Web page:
Quest, SUNY Oswego’s annual celebration of scholarly and creative activities, will bring a day filled with learning on Wednesday, April 17, with presenters lined up to talk about their experiences, experiments, projects and more.

Daytime classes will be canceled for April 17, with students, faculty and staff encouraged to check out the variety of presentations, performances and posters and support participants running from 8 a.m. to 6 p.m. An evening poster presentation on Tuesday, April 16, at SUNY Oswego’s Syracuse Campus, gets the ball rolling.

A highlight of April 17 activities is keynote speaker and SUNY Oswego alumnus Aunrée Houston, currently the vice president of project management and digital production operations at Paramount Global, from 1 to 2 p.m. in the Marano Campus Center auditorium. His presentation is titled “From 2000 to the AI-based Renaissance.” 

Houston said his presentation will be about artificial intelligence (AI) and its evolution.

“The presentation provides a walk-through of my career from 2000 to now, with a splash of my time at Oswego State,” Houston said. “We’ll also explore AI and some of its influence in marketing, psychology and content creation.”

With artificial intelligence continually evolving and becoming more common in the world, Houston said it's important for people to find ways to be a part of it.

Improving AI experience

“Specifically with AI, there are many opportunities for us to lean in and pour into it, whether that’s hydrating AI with data to exploring and researching how to better the AI experience,” Houston said. “I’m looking for the topic to spark engagement and conversations.”

Houston said that he is excited about AI’s influence on process automation.

“As a marketing and creative operations executive, most of my work is based in systems and how to do things faster and more efficiently,” Houston said. “I’m interested in what AI will bring to the table and the potential enhancements.”

There are many opportunities that artificial intelligence presents, both within technology and throughout other aspects of life.

“There’s an opportunity for AI to contribute to making a better, more diverse, more inclusive world, starting with the information ingested,” Houston said.

Houston also said that he wants to make AI more inclusive by feeding information about the black and black queer experience, and looks forward to introducing stories from different cultures.

“There is an opportunity to hydrate AI with different stories and experiences to diversify the data and ensure inclusion,” Houston said.

Houston said there are many other stories to hear about, and that stories within the black queer community are important.

“I think that there’s an opportunity to make sure that unique individual stories are baked into our search engines and databases, ensuring that users can source information that reflects their experiences, culture and identity. There are also many challenges and fears, which we will dive into as well,” Houston said.

Quest activities

Quest was first established in 1980, with 77 presentations occurring. In 1982, classes were canceled for Quest for the first time, allowing students to present their research and support their presenting colleagues.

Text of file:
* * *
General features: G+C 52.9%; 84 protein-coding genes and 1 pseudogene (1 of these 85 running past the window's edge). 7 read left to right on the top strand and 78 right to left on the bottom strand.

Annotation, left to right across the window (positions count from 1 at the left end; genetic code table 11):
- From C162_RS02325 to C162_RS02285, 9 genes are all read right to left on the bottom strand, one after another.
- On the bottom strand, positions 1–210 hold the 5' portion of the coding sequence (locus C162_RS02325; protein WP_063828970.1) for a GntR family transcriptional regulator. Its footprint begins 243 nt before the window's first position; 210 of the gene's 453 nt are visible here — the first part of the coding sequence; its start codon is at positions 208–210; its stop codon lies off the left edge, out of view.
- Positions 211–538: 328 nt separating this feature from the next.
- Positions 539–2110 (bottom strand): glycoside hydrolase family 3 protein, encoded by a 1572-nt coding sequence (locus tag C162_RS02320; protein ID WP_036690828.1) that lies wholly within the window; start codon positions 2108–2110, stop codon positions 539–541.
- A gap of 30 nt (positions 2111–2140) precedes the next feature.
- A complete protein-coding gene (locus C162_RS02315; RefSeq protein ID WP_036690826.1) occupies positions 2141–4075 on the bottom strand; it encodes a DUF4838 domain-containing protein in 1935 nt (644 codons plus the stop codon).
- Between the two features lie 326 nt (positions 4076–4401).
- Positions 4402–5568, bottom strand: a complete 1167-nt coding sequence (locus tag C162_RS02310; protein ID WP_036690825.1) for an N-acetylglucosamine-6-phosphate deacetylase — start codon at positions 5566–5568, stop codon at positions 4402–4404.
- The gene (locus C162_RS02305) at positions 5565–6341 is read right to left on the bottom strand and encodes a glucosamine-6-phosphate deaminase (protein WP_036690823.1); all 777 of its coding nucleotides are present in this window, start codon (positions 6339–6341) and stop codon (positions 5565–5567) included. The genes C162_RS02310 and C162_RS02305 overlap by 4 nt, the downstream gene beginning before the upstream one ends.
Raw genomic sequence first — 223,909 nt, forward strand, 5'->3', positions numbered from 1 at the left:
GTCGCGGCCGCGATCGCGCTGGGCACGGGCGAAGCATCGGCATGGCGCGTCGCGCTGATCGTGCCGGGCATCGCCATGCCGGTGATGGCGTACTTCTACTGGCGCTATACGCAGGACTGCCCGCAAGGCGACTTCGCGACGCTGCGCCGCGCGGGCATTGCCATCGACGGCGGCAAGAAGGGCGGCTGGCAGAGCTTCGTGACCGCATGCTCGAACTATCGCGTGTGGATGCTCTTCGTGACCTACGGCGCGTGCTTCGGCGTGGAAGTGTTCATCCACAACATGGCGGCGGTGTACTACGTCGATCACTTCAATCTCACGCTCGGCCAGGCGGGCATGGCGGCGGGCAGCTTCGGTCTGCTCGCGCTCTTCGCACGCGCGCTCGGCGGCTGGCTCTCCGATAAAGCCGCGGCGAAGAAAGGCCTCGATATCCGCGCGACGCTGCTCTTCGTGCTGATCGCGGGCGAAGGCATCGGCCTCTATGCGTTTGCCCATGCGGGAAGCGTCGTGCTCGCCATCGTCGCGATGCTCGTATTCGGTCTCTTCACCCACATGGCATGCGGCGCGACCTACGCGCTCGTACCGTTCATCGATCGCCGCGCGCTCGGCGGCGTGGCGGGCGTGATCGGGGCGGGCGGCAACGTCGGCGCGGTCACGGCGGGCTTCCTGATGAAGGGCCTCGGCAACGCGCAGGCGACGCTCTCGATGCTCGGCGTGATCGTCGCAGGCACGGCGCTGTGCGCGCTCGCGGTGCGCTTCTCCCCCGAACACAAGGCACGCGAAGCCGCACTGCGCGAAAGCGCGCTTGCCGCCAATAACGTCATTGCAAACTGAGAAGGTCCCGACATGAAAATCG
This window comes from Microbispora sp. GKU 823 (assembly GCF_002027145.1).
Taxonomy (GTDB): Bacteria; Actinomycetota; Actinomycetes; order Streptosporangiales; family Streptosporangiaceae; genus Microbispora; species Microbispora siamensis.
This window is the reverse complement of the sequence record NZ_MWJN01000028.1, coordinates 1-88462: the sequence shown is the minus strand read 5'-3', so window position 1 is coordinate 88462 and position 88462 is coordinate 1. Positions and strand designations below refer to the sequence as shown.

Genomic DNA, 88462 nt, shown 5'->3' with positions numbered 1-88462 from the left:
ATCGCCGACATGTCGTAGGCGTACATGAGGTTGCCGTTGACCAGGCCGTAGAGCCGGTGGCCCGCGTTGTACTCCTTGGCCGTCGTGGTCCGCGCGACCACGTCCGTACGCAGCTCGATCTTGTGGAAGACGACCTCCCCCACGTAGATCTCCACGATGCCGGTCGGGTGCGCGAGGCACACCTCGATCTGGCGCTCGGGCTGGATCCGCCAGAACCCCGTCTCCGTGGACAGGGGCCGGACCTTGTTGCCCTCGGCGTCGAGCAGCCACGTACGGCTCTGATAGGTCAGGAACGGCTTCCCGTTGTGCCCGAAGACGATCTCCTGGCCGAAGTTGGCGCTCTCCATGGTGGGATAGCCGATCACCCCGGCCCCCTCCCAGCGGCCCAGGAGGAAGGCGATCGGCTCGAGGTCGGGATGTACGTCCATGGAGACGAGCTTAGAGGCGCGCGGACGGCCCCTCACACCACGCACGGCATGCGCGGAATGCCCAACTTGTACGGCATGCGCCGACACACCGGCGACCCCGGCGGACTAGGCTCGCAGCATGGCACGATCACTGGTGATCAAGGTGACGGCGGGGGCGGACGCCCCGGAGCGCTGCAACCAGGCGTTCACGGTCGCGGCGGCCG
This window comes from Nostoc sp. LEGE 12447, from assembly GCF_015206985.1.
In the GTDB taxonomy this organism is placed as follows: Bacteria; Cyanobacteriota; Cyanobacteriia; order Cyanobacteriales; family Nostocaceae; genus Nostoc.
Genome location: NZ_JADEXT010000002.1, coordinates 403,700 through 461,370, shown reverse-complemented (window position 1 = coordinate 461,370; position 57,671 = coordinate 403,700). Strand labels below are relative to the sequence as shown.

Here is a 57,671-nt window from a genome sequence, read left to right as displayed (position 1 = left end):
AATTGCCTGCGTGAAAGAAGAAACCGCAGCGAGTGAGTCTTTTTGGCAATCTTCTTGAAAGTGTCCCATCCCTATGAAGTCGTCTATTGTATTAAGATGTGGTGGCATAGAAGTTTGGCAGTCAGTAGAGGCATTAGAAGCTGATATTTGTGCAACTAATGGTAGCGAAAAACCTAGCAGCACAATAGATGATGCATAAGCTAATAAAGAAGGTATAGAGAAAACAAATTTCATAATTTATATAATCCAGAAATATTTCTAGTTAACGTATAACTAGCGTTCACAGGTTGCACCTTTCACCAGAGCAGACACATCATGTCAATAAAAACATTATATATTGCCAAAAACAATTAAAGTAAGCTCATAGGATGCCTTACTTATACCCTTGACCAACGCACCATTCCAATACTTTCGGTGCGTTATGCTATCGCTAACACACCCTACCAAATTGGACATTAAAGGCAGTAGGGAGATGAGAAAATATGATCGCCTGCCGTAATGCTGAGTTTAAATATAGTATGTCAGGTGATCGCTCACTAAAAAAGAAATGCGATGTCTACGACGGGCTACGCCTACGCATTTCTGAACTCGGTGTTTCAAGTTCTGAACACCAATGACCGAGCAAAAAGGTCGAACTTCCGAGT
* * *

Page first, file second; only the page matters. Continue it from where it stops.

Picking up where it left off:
Distinguished Service Professor of Chemistry Kestas Bendinskas, the director of Quest, is very excited about this event.

“There’s going to be an event at the library in which we will celebrate [the] achievements of faculty who publish papers and books, so they will be acknowledged for that work at that event,” Kestas said of the Display to Archives celebration that will begin at 8 a.m.

Bendinskas encouraged people to come to the poster sessions at the university’s Syracuse Campus from 5:30 to 7 p.m. on April 16.

“I really want everybody to come to poster sessions because that way they can see a variety of projects from a variety of fields,” Bendinskas said. “It’s great to visit oral presentations, but you can get the field only for one particular field that you’re attending. If you go to a poster event, then you get exposed to a variety of departments.”

Poster presentations on the main campus on Quest day are another annual highlight, running 2 to 3 p.m. in the Deborah F. Stanley Arena and Convocation Hall.

Bendinskas said that the types of breakout presentations people can expect vary in academic areas.

“There are panels, for example, for presentations of business students,” Bendinskas said. “For artists, there [is] studio work, and for musicians, there are performances. For many other fields, such as astronomy, physics or geological sciences, there are student talks and posters.”

Bendinskas looks forward to other visitors going to the Quest events.

“We invited high school counselors and their students to attend so that they can learn about [the] good work that Oswego students and faculty are doing,” Bendinskas said.

Amid all the opportunities to learn, Bendinskas also wants people to enjoy the events.

“Go for it, enjoy it, and collect great memories from it,” Bendinskas said. “I wanted to quote our keynote speaker right now, who said ‘Quest is legendary, a celebration of talent and innovation which I always admired.’ That’s a former student who’s right now a major figure in the field. It positively influenced his outlook, so hopefully you will get the same if you attend and participate.”

For more information and updates, visit the Quest website,

-- Written by Ryan Ravenell of the Class of 2024